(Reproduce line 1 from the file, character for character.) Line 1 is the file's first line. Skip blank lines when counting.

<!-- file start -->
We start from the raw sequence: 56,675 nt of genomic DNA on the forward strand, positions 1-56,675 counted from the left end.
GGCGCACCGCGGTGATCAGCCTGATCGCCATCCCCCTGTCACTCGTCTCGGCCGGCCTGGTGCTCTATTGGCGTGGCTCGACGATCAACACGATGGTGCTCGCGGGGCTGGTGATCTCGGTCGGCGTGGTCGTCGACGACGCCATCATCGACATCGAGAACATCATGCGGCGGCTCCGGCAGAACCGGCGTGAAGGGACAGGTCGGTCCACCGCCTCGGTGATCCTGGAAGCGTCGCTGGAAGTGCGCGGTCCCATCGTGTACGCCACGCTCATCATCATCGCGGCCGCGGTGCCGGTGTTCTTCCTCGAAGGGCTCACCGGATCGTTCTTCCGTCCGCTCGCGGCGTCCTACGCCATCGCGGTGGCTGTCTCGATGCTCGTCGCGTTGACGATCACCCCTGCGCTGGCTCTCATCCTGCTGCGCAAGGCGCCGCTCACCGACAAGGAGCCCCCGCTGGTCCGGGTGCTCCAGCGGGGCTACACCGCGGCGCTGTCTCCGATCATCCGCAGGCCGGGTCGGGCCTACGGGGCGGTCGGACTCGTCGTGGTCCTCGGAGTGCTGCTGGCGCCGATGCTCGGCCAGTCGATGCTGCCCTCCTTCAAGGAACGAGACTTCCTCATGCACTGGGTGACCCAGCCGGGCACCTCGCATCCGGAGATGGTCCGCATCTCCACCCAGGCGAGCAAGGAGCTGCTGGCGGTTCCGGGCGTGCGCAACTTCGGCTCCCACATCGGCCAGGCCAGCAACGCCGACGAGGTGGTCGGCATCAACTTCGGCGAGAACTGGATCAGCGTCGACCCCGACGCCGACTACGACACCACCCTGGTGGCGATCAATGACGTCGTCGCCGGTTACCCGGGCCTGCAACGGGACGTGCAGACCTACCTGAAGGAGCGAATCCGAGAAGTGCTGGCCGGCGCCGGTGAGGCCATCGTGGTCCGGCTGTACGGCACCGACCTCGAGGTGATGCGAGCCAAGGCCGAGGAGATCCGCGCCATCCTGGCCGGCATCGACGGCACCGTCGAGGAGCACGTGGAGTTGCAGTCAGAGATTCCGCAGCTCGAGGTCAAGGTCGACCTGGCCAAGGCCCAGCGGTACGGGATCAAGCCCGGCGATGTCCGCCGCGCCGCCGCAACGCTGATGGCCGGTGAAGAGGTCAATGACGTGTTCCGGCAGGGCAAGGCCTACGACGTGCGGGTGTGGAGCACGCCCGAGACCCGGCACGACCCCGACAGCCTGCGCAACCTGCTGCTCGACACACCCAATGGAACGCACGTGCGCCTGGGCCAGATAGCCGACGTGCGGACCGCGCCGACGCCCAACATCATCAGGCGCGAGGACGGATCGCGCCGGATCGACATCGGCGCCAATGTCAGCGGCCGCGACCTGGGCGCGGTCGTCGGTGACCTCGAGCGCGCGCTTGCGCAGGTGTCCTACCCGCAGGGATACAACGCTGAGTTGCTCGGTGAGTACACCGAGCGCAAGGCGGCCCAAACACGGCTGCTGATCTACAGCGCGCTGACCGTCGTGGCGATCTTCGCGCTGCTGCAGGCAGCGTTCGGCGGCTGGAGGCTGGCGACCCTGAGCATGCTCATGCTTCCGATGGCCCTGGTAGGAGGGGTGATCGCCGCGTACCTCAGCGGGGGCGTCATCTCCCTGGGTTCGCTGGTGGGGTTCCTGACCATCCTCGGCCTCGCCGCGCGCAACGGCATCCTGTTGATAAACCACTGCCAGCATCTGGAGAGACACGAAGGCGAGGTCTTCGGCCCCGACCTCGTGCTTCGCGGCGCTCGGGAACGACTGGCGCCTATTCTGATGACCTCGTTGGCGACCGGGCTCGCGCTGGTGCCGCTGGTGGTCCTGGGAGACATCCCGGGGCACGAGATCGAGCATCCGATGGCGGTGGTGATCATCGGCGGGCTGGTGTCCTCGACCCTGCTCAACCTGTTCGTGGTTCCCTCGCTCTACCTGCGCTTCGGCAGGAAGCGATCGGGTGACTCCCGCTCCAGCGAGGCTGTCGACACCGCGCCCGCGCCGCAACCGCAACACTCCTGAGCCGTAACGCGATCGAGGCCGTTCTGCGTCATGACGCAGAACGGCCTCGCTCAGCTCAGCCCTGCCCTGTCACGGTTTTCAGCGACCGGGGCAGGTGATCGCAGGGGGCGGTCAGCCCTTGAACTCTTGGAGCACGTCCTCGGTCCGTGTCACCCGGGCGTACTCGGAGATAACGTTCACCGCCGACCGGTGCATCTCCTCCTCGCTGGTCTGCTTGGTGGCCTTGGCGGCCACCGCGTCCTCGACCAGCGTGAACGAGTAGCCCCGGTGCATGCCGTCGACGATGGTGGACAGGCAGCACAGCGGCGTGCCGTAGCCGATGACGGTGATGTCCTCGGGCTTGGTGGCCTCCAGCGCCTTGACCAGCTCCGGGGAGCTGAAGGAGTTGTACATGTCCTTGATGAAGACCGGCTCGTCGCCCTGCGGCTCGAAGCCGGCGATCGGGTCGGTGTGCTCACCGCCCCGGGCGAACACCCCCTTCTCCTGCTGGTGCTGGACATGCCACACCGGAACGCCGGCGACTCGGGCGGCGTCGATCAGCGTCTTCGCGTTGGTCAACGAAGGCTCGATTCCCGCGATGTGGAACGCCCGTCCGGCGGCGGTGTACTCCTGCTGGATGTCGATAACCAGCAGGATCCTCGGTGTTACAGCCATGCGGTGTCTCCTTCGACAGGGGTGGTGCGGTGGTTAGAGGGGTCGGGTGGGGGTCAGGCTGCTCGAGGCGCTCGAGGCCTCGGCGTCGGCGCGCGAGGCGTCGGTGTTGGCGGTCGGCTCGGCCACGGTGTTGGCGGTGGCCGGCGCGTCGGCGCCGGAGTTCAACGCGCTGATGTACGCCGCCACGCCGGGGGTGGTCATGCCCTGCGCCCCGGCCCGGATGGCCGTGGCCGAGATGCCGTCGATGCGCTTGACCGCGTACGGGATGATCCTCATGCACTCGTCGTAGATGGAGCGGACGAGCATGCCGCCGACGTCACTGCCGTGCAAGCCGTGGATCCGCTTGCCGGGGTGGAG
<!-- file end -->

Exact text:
We start from the raw sequence: 56,675 nt of genomic DNA on the forward strand, positions 1-56,675 counted from the left end.